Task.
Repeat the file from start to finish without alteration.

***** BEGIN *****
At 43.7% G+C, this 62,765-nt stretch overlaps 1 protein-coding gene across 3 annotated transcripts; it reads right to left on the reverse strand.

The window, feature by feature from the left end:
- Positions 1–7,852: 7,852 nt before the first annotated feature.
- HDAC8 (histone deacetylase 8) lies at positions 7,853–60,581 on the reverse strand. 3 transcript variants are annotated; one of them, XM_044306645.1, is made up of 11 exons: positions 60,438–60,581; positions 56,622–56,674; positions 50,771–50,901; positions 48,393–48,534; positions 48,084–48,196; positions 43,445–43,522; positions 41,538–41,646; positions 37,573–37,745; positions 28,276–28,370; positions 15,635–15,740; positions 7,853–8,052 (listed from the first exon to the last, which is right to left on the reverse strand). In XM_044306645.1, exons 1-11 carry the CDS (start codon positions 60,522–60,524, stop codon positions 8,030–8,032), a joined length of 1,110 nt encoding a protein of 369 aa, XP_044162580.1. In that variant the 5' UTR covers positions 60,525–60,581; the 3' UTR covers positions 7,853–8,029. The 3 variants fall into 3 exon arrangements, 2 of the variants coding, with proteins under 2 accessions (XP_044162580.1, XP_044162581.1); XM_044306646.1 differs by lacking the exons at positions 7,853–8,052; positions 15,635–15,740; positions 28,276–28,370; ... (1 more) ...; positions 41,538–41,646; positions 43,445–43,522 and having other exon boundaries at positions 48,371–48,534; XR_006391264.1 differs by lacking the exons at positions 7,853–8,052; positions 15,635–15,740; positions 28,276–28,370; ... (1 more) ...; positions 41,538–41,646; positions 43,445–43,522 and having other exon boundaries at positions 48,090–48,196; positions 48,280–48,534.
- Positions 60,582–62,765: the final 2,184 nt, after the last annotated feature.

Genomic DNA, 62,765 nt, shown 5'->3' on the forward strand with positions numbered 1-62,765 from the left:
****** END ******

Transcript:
At 43.7% G+C, this 62,765-nt stretch overlaps 1 protein-coding gene across 3 annotated transcripts; it reads right to left on the reverse strand.

The window, feature by feature from the left end:
- Positions 1–7,852: 7,852 nt before the first annotated feature.
- HDAC8 (histone deacetylase 8) lies at positions 7,853–60,581 on the reverse strand. 3 transcript variants are annotated; one of them, XM_044306645.1, is made up of 11 exons: positions 60,438–60,581; positions 56,622–56,674; positions 50,771–50,901; positions 48,393–48,534; positions 48,084–48,196; positions 43,445–43,522; positions 41,538–41,646; positions 37,573–37,745; positions 28,276–28,370; positions 15,635–15,740; positions 7,853–8,052 (listed from the first exon to the last, which is right to left on the reverse strand). In XM_044306645.1, exons 1-11 carry the CDS (start codon positions 60,522–60,524, stop codon positions 8,030–8,032), a joined length of 1,110 nt encoding a protein of 369 aa, XP_044162580.1. In that variant the 5' UTR covers positions 60,525–60,581; the 3' UTR covers positions 7,853–8,029. The 3 variants fall into 3 exon arrangements, 2 of the variants coding, with proteins under 2 accessions (XP_044162580.1, XP_044162581.1); XM_044306646.1 differs by lacking the exons at positions 7,853–8,052; positions 15,635–15,740; positions 28,276–28,370; ... (1 more) ...; positions 41,538–41,646; positions 43,445–43,522 and having other exon boundaries at positions 48,371–48,534; XR_006391264.1 differs by lacking the exons at positions 7,853–8,052; positions 15,635–15,740; positions 28,276–28,370; ... (1 more) ...; positions 41,538–41,646; positions 43,445–43,522 and having other exon boundaries at positions 48,090–48,196; positions 48,280–48,534.
- Positions 60,582–62,765: the final 2,184 nt, after the last annotated feature.

Genomic DNA, 62,765 nt, shown 5'->3' on the forward strand with positions numbered 1-62,765 from the left: